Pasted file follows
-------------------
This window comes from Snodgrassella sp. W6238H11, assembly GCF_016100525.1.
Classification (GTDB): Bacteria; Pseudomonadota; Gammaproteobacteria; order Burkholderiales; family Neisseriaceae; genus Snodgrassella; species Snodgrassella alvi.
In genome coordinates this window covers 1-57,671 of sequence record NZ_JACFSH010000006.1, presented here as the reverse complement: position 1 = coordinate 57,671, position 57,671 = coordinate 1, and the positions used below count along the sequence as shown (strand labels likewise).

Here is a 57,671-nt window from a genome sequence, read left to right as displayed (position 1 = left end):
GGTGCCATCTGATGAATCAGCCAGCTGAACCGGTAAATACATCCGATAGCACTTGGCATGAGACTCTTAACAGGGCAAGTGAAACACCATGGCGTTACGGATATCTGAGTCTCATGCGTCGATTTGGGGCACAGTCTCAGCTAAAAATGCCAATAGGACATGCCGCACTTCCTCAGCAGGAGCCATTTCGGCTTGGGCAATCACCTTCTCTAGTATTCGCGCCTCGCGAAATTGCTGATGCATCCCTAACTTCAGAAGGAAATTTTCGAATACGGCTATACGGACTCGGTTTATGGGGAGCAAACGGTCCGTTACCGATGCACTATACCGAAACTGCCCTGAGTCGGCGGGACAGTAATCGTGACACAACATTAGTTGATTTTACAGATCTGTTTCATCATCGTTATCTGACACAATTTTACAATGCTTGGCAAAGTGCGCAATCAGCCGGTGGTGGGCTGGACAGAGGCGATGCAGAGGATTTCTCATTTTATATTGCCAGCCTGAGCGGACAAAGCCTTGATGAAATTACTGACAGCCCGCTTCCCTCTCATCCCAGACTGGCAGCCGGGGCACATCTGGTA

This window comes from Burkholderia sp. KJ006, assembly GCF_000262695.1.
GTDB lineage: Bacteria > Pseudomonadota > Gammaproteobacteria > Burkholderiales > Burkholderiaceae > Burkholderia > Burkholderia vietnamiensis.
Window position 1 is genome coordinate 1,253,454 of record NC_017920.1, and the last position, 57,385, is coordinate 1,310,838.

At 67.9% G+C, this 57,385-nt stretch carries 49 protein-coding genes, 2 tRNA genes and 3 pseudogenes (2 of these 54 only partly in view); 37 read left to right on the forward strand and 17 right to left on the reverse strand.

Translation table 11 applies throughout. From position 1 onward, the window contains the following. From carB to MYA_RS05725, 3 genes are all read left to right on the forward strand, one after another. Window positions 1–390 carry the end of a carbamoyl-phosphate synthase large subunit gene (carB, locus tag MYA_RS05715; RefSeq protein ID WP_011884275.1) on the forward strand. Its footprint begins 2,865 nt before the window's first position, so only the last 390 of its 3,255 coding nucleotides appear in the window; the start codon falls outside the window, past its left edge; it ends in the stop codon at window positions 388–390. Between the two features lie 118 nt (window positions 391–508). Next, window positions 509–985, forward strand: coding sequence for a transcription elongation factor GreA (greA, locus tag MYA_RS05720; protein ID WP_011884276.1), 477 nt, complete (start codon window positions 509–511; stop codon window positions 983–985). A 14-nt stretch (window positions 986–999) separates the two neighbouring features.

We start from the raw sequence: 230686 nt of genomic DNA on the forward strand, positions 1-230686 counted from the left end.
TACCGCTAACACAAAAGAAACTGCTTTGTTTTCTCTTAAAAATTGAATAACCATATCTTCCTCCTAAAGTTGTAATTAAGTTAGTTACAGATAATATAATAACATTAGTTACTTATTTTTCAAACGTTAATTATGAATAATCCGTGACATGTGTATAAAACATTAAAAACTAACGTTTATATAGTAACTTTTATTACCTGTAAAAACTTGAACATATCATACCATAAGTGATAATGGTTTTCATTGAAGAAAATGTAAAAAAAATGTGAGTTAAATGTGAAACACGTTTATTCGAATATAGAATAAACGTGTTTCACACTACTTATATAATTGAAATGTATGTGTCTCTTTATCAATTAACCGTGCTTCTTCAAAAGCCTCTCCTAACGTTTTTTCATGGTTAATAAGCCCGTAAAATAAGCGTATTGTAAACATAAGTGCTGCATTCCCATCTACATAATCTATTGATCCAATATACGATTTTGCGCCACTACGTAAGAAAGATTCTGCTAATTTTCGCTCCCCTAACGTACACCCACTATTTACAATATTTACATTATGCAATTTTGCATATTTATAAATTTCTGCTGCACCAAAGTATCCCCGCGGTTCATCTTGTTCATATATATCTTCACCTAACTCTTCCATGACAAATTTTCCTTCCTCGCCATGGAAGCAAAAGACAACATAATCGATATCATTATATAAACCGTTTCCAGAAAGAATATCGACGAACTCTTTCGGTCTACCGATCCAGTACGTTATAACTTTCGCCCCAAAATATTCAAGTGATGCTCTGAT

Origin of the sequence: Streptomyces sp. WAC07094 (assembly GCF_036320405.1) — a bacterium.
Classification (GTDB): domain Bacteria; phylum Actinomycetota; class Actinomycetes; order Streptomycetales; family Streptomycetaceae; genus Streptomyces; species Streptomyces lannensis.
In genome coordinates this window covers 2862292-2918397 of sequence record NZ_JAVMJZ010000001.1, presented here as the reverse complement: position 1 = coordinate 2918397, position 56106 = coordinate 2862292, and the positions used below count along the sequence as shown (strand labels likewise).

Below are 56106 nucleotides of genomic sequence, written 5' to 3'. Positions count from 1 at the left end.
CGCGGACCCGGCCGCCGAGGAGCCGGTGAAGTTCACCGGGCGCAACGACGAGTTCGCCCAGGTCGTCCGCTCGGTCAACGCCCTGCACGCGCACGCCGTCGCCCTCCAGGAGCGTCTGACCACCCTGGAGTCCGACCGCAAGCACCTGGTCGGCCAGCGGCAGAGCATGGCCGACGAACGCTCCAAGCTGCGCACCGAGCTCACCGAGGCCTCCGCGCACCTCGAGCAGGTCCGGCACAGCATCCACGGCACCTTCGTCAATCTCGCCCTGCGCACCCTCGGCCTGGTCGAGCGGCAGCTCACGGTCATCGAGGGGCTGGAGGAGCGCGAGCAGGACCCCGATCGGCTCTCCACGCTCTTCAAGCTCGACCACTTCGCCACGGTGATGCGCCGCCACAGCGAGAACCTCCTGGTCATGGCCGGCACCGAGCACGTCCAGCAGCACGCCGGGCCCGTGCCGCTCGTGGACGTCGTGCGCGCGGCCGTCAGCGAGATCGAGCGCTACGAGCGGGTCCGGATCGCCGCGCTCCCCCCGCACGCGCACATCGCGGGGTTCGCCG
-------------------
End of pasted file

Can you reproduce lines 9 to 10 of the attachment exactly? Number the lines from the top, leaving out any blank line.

At 67.9% G+C, this 57,385-nt stretch carries 49 protein-coding genes, 2 tRNA genes and 3 pseudogenes (2 of these 54 only partly in view); 37 read left to right on the forward strand and 17 right to left on the reverse strand.

Translation table 11 applies throughout. From position 1 onward, the window contains the following. From carB to MYA_RS05725, 3 genes are all read left to right on the forward strand, one after another. Window positions 1–390 carry the end of a carbamoyl-phosphate synthase large subunit gene (carB, locus tag MYA_RS05715; RefSeq protein ID WP_011884275.1) on the forward strand. Its footprint begins 2,865 nt before the window's first position, so only the last 390 of its 3,255 coding nucleotides appear in the window; the start codon falls outside the window, past its left edge; it ends in the stop codon at window positions 388–390. Between the two features lie 118 nt (window positions 391–508). Next, window positions 509–985, forward strand: coding sequence for a transcription elongation factor GreA (greA, locus tag MYA_RS05720; protein ID WP_011884276.1), 477 nt, complete (start codon window positions 509–511; stop codon window positions 983–985). A 14-nt stretch (window positions 986–999) separates the two neighbouring features.